The barriers ahead of young people who want to get on to the housing ladder are increasing, rather than decreasing. A report from the Institute for Fiscal Studies (IFS) shows that home ownership among young adults has dropped from 55 percent to 35 percent in the last 20 years.
According to the IFS, says the biggest fall in home ownership is among middle-income young adults. Meanwhile, the average property price in England has grown by 173 percent in the same two-decade period, compared with income increases of only 19 percent in the 25-34-year age bracket.
While real house prices have not risen across much of the UK since 2007, in London they are up by 30 percent, by 8 percent in the south-east and 10 percent in the east of England.
The IFS says rising house prices benefit older generations while keeping younger people out of the home ownership market and entrenching and increasing intra-generational inequalities.
As part of its Green Budget, to be published on October 16, the IFS has identified the barriers to home ownership for the young and suggested policy options for the government that would have a positive effect on young people’s aspirations to get on the housing ladder and on the housing market generally.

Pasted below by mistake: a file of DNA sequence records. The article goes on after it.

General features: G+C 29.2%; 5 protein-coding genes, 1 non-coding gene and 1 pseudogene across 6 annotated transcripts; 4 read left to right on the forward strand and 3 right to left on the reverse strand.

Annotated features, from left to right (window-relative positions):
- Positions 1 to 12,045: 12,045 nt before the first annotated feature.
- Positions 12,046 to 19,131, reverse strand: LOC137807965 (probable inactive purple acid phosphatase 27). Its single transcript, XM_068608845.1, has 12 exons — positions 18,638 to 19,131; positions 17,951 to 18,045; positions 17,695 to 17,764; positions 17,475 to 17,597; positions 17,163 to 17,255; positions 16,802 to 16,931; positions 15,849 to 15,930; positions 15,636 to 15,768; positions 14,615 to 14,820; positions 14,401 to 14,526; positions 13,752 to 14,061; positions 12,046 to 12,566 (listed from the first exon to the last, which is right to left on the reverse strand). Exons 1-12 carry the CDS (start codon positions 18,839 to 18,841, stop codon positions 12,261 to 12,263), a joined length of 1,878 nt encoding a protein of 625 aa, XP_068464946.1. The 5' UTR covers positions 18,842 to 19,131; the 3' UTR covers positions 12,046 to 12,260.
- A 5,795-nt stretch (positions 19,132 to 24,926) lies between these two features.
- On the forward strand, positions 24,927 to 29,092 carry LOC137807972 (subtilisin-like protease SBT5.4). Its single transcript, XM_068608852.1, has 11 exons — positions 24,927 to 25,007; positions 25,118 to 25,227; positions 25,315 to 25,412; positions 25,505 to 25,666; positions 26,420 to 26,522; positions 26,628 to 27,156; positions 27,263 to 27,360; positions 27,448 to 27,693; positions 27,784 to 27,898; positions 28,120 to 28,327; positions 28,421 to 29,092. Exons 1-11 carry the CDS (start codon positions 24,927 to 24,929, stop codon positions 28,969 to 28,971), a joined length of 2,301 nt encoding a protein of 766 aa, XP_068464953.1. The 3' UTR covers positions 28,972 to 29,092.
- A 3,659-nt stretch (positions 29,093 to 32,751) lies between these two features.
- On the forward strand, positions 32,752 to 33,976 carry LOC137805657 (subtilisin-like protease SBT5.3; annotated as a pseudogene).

One option is to give younger buyers an advantage over competitors in the housing market by reducing Stamp Duty Land Tax further – there are already first-time buyer exemptions in place in all jurisdictions in the UK – while increasing stamp duty for multiple-property owners among others.
The report does acknowledge that such a policy could actually increase house prices or rents or both in the current market.
A more likely option is to increase the supply of properties on the market through easing of planning restrictions that discourage developers from responding quickly to demand.
The ISF Green Budget is being produced in association with the ICAEW and Citi and funded by the Nuffield Foundation.